Its plain lazy to blame the riots on The Cuts but they still present issues for the government’s austerity strategy.
The last few days have seen an unprecedented level of violence, looting and chaos on the streets of many UK cities. Trouble started on Saturday night when a peaceful protest against the police shooting of Mark Duggan turned violent after demonstrators were ignored and left outside the police station on Tottenham High Road. Since then looting, clashes with police and general violence has broken out across London and other UK cities. So far 768 people have been arrested in the capital, with hundreds more arrests being made around the country.
Links have been made between the violence and the austerity measures being implemented to bring down the UK budget deficit. For example, Ken Livingstone, the former London major, described the riots as a “revolt” against the cuts: “If you’re making massive cuts, there’s always the potential for this sort of revolt against that”. Internationally, commentary has also ascribed political motivations to the rioters, suggesting the violence and frustration can be understood as part of wider government resentment and anti-austerity feeling. See Ravi Somaiya in the New York Times as an example.
Blaming the riots on the cuts to public services and anti-austerity feeling is at best lazy. The factors leading to the chaos are many with complex interconnections and seeds sown far back in the past. Even citing the recent closures of local services, it seems unlikely that those kids looting JD Sports are also the one’s you’d find taking actively part in local youth programs. Rather than political riots, these are better described as some fucked up version of Supermarket Sweep.
But this doesn’t mean that the riots have nothing to tell us about modern Britain and the austerity strategy going forward. Although the riots themselves have not been undertaken to prove a particular political point, the behaviour witnessed over the last few days is that of the marginalised and disenfranchised. As criminologist, Professor John Pitts has said in the Guardian, “There is a social question to be asked about young people with nothing to lose.”
I agree that measures must be taken to close the deficit but this point alone does not justify the speed of the current tightenings nor the reliance on spending cuts. As I touch on in my first post, the economics points to the conclusion that the optimal UK strategy would involve more gradualism and a stonger focus on tax rises than the current coalition plans. I believe that current plans could slow the economic recovery, ultimately making it harder to get our finances in order, and create an environment for greater social unrest and unease. The government should revaluate its plans in the light of the riots and the UK’s continued lacklustre economic performance.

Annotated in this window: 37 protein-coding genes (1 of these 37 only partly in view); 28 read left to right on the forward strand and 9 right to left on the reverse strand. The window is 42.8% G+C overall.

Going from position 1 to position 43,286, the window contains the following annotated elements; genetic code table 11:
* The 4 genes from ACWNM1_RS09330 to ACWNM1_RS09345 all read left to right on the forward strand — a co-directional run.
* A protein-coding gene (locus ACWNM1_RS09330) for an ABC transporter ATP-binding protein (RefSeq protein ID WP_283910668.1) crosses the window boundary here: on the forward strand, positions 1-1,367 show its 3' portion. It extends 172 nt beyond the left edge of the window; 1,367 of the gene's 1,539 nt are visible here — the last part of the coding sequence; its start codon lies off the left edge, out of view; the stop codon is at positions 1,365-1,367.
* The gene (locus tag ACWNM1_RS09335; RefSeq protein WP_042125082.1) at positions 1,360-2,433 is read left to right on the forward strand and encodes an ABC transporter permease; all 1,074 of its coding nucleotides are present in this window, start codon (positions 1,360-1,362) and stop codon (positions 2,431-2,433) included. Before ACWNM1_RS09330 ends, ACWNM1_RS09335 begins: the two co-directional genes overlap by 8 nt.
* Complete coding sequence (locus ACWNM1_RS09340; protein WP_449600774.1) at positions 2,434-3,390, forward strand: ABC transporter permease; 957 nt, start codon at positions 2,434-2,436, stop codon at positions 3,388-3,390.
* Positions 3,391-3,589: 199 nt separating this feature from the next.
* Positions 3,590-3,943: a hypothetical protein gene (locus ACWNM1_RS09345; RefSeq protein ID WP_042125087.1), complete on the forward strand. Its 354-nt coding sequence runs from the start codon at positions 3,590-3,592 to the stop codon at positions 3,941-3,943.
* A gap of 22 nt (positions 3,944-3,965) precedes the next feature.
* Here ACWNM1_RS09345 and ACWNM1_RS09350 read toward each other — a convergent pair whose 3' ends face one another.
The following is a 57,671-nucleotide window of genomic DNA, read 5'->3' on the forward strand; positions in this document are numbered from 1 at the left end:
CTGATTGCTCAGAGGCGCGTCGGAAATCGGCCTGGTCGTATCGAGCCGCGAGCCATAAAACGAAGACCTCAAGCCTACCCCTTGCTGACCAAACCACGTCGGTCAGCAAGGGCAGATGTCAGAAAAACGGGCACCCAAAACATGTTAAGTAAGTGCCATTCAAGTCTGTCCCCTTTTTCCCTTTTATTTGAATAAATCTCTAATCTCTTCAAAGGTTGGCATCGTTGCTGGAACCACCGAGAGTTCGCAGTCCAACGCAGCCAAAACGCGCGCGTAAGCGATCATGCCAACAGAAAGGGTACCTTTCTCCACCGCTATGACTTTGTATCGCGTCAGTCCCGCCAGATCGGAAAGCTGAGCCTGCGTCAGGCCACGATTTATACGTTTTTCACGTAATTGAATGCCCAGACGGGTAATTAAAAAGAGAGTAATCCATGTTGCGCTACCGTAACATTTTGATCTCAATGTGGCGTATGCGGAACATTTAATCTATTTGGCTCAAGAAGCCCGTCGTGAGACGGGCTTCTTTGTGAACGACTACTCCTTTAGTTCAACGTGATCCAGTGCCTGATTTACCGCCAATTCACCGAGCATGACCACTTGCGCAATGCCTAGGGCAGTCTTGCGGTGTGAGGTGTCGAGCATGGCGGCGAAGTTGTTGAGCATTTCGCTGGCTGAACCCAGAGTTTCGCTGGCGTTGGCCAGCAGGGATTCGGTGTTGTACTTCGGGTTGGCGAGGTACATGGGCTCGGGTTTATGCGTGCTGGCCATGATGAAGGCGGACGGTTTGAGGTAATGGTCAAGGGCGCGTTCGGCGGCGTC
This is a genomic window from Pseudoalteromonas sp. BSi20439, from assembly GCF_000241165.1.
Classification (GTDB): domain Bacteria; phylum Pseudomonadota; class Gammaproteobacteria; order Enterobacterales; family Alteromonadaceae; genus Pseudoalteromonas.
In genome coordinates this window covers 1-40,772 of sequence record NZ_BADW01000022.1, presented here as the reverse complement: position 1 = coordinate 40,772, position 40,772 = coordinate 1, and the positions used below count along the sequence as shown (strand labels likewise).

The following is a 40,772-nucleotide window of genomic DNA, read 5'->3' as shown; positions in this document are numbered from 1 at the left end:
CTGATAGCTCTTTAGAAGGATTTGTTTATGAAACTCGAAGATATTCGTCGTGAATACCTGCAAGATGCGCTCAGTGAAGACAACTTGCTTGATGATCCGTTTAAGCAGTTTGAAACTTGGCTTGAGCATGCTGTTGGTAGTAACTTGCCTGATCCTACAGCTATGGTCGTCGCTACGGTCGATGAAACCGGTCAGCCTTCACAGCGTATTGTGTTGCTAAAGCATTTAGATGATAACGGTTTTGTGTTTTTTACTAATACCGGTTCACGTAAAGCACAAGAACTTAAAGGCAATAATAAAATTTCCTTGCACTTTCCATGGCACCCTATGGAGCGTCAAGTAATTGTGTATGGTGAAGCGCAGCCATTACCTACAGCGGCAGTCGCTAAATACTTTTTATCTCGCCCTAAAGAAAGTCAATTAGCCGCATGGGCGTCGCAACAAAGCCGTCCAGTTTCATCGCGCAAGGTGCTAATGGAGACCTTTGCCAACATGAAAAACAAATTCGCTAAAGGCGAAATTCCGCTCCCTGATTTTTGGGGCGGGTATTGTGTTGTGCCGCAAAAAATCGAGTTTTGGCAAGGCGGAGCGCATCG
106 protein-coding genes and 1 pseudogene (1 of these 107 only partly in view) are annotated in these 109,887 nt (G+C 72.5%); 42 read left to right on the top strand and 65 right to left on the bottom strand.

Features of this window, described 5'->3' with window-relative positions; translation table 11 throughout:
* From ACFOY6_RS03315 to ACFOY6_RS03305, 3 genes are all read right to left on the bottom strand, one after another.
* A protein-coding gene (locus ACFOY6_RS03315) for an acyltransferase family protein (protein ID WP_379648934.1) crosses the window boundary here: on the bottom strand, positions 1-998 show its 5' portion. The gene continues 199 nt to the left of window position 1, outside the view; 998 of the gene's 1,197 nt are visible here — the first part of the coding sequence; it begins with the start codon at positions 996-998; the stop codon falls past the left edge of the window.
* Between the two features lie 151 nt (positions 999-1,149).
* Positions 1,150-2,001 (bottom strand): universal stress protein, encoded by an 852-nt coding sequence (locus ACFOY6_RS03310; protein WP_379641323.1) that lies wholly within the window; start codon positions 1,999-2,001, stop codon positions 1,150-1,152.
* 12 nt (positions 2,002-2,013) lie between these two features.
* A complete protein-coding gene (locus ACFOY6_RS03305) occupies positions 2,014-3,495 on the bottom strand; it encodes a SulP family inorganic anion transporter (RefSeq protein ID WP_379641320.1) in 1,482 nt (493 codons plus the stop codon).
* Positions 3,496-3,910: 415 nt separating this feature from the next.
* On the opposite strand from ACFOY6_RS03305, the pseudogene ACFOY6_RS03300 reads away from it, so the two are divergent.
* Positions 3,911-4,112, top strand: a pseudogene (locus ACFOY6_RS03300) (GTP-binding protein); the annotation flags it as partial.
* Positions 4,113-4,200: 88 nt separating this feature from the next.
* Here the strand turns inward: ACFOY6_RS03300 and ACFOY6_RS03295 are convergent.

We need to slow down. The main argument for a ‘cold turkey’ approach to deficit reduction is to allay bond market concerns over the solvency of the economy, allowing interest rates to fall, stimulating the economy back to growth and prosperity. But interest rates have no where to fall right now and given all the craziness in the world at the moment, Keynesian warnings of the “paradox of thrift” appear justified. Today the Bank of England cut its UK growth forecast for 2011 down to 1.5% and UK output still remains below its level pre-crisis. I think it is unlikely and foolishly optimistic to expect the oft alluded to (less oft seen when its needed) efficient, lean, dynamic private sector to fill the gap left by cuts and thus expect that growth is going to remain slow and unemployment high for some while to come. You aren’t exactly going to create happy, healthy neighbourhoods in a climate of high unemployment, few prospects, limited social mobility with a government who doesn’t seem to care. Slowing the pace of cuts to better support the economy and stimulate job creation seems sensible to put it lightly.
Second, we need a more balanced strategy. Current plans are much more reliant on spending cuts than tax rises. Just considering the short run, economics suggests this isn’t the best as cuts are more likely to generate a large reduction in overall demand as tax rises may be smoothed to some extent (again see the end of my previous post). BUT this isn’t the only thing. The UK is an unequal society with limited social mobility. It is likely that many of those participating in the riots are marginalised from mainstream society and opportunity and are unlikely to have gained much in the boom years. However, low income groups will be hit hard by the welfare reform and cuts to public services which go along with deficit reduction. I’m not going to get into banker bashing (I don’t think that’s really helpful or appropriate) but an economic strategy which shifts pain towards those best able to take it is both fair and makes economic sense. The government can’t go on behaving as if its tagline is “Greed is good if and only if you’re in the top quintile of the income distribution”. Greed is a vice which brings out bad in each one of us and which capitalism doesn’t always channel into good outcomes. Greed played a role in sparking a whole host of deep underlying problems with UK society into the riots and its curtailment should play a key role in reducing the national debt.